Another Juicing Q&A, with a question from Kim Armstead on Facebook:
I was intrigued by reading Fresh Vegetable and Fruit Juices. How did you go about determining quantities? I notice the author rarely speaks about how many vegetables he uses in the combination juices. Clearly a glass of carrot juice is a no brainer, but he speaks about a carrot, beet and cucumber juice being an excellent cleanser for the major organs…have you ever tried this juice? Which proportions of each vegetables did you use? New to this idea of juicing, but you are an excellent spokesperson. You look amazing. Any assistance you could offer would be greatly appreciated. Thank you.
Thanks for your question, Kim and congrats on starting out on your juicing journey!
Norman Walker’s Fresh Vegetable and Fruit Juices is by far my absolute favorite juicing book. As I’ve said on many occasions, it’s been instrumental in motivating me to start juicing “seriously” when I discovered it several years ago. Though this compact little book is a wealth of knowledge as a whole, its most unique and fabulous feature starts at page 80 with Walker’s juice formulas. What impresses me most about Norman Walker’s approach to juicing is the quasi scientific exactness and extensive selection of his healing juice formulations.
I think the recipe you’re referring to is formula #30 (page 80). And Walker actually gives very specific instructions as to the proportions: 10 oz of carrot juice combined with 3 oz of beet juice and 3 oz of cucumber juice.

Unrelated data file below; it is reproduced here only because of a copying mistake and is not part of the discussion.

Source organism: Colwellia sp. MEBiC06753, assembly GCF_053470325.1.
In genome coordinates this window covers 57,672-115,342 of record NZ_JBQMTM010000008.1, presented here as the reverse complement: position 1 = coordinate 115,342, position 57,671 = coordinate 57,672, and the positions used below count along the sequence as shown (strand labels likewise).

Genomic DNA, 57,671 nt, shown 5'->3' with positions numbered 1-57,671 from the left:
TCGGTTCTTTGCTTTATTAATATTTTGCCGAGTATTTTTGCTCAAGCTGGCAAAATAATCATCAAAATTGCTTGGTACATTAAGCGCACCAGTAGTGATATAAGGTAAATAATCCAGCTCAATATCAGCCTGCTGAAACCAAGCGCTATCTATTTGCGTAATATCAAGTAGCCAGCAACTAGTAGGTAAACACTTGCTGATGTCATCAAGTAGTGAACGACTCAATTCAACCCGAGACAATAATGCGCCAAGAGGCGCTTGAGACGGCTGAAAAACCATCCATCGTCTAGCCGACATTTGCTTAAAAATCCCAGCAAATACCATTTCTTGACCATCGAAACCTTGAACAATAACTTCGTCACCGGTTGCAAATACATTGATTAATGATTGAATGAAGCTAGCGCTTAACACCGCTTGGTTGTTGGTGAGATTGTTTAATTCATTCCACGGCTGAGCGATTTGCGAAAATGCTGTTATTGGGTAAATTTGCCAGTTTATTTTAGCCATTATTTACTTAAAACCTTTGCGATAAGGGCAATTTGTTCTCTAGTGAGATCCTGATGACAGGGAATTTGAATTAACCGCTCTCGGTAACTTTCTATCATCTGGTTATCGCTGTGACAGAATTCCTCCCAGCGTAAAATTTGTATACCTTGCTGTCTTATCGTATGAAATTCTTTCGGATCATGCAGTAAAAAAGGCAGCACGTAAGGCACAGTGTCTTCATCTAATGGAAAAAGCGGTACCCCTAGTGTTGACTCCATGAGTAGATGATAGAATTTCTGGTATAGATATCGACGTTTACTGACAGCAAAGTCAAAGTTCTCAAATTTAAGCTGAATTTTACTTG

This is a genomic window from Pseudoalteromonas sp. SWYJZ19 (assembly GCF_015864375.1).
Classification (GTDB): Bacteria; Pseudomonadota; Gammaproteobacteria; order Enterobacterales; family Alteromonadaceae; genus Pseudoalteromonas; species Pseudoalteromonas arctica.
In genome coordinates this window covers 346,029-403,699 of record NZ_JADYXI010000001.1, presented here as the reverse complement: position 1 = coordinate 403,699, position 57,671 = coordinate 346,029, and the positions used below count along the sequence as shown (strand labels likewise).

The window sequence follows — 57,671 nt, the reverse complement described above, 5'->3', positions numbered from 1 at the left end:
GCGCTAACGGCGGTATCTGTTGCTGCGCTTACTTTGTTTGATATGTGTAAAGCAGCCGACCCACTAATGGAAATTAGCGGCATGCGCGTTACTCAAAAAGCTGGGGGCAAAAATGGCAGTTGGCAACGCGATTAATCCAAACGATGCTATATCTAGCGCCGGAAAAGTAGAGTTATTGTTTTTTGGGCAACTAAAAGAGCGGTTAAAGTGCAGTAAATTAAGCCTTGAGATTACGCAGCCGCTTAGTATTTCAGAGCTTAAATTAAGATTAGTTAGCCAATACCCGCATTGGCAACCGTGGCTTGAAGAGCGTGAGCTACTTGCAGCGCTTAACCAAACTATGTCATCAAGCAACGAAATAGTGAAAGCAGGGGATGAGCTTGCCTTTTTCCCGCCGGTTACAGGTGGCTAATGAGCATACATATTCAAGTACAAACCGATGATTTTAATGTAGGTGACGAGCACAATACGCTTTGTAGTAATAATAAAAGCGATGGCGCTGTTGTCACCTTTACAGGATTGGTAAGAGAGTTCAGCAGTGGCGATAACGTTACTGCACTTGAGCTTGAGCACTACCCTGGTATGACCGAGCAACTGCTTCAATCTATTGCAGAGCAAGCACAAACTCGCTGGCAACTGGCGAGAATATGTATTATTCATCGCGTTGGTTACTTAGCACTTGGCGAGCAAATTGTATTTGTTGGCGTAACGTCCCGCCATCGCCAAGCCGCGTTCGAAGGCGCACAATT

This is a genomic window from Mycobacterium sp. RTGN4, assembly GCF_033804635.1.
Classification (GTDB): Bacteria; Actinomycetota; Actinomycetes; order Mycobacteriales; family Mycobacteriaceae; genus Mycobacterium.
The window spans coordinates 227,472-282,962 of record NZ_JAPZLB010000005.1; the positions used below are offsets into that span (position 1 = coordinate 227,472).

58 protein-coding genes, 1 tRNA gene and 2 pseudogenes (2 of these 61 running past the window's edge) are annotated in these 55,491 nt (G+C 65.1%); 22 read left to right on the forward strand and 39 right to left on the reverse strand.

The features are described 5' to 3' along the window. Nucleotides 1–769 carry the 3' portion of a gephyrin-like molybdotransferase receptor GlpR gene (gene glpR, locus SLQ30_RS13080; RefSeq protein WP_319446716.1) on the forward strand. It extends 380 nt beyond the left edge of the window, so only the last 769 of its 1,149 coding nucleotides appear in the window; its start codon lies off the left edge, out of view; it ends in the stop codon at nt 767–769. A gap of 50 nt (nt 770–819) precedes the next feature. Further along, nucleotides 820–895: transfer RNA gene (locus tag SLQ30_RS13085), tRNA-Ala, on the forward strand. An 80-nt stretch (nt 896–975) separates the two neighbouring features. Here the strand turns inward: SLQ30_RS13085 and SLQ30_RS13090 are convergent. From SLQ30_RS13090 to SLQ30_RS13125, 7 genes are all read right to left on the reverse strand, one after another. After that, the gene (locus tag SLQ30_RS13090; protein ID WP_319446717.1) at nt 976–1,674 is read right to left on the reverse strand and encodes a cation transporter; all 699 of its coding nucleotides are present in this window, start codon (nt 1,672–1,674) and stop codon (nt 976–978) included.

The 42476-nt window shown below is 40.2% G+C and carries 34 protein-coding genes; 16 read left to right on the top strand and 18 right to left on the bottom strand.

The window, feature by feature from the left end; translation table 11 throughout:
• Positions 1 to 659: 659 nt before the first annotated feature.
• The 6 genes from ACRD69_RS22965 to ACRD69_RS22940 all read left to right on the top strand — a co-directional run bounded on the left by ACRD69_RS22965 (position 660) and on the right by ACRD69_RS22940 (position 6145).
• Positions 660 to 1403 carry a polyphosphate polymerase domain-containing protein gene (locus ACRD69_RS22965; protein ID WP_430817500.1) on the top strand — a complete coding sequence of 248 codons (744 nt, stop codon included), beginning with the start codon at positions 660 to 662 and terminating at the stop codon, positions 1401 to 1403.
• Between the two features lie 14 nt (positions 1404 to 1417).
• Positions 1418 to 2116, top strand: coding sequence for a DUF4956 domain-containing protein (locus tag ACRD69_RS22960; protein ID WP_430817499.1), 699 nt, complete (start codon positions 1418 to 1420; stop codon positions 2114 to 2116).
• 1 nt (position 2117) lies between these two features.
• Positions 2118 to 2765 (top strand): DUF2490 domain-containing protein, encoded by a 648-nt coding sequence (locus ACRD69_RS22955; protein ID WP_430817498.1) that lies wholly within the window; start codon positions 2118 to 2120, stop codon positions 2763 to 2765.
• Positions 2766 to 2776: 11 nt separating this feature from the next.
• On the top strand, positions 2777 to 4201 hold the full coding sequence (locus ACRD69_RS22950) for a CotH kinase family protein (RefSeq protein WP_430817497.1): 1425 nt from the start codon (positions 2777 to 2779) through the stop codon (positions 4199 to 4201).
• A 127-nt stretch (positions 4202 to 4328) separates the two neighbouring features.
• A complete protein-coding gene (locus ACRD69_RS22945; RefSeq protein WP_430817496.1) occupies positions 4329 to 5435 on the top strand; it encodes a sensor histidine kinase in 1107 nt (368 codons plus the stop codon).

This is by far one of my favorite combos, in great part because of the beets. It’s no secret, I’m a big beet juice fan! It’s an amazing blood cleanser, colon cleanser and provides fabulous liver support and for me, liver and colon cleansing have been the biggest game changers in terms of overall health and well being. If you glance at the “Ailments And Formulas” section of the book (pages 86-115) you’ll notice that formula #30 is recommended for a plethora of health conditions (almost every single one!). That’s because most “ailments” (from skin conditions to headaches to degenerative diseases) are often the symptomatic expression of toxic overload. And that’s where beets come into play. They’re not only rich in beneficial antioxidants, they’re also a great source of nitrates which are converted by the body into nitric oxide, a compound that enhances blood flow. Poor circulation has been found to play a role in almost every disease (from dementia to diabetes, influenza to cirrhosis), so blood cleansing and circulation enhancing plants like beets truly are “superfoods” of sorts. Also, the cardiovascular system is closely related to the lymphatic system, and proper lymphatic flow is critical for promoting detoxification. So if I were to pick a juice recipe for an overall health and beauty boost, that would definitely be the one.
9 thoughts on “Juicing Q&A: How to cleanse with beet juice using Norman Walker’s recipe?”
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wow that is really! thanks for sharing.
I hope it tastes good. Will try this!
There’s not so much beet in my area. I wonder if you can advice other alternatives?
Beets are hard to replace 😉 But I also love burdock, it’s an awesome blood cleanser.
10 oz of carrot juice combined with 3 oz of beet juice and 3 oz of cucumber juice
>>> is this supposed to be consumed in one serving? or is this for the whole day? I’m starting out too but I dont have the book yet.
Yes, this is one serving only. Norman Walker recommends to have 2 or 3 servings daily.
Learned something new today, thanks Ndoema!